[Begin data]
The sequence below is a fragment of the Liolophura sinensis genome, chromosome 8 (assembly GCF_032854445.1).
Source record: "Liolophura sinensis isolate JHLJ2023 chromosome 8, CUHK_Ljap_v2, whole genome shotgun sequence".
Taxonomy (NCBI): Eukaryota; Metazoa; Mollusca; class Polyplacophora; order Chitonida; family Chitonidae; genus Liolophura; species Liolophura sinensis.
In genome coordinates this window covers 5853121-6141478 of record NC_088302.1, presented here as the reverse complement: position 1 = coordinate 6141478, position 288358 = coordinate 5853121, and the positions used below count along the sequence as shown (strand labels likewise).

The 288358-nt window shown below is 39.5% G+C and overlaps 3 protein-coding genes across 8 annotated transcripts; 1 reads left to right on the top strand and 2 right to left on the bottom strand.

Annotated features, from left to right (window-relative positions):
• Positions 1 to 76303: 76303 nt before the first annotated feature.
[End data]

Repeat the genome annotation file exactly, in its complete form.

The sequence below is a fragment of the Liolophura sinensis genome, chromosome 8 (assembly GCF_032854445.1).
Source record: "Liolophura sinensis isolate JHLJ2023 chromosome 8, CUHK_Ljap_v2, whole genome shotgun sequence".
Taxonomy (NCBI): Eukaryota; Metazoa; Mollusca; class Polyplacophora; order Chitonida; family Chitonidae; genus Liolophura; species Liolophura sinensis.
In genome coordinates this window covers 5853121-6141478 of record NC_088302.1, presented here as the reverse complement: position 1 = coordinate 6141478, position 288358 = coordinate 5853121, and the positions used below count along the sequence as shown (strand labels likewise).

The 288358-nt window shown below is 39.5% G+C and overlaps 3 protein-coding genes across 8 annotated transcripts; 1 reads left to right on the top strand and 2 right to left on the bottom strand.

Annotated features, from left to right (window-relative positions):
• Positions 1 to 76303: 76303 nt before the first annotated feature.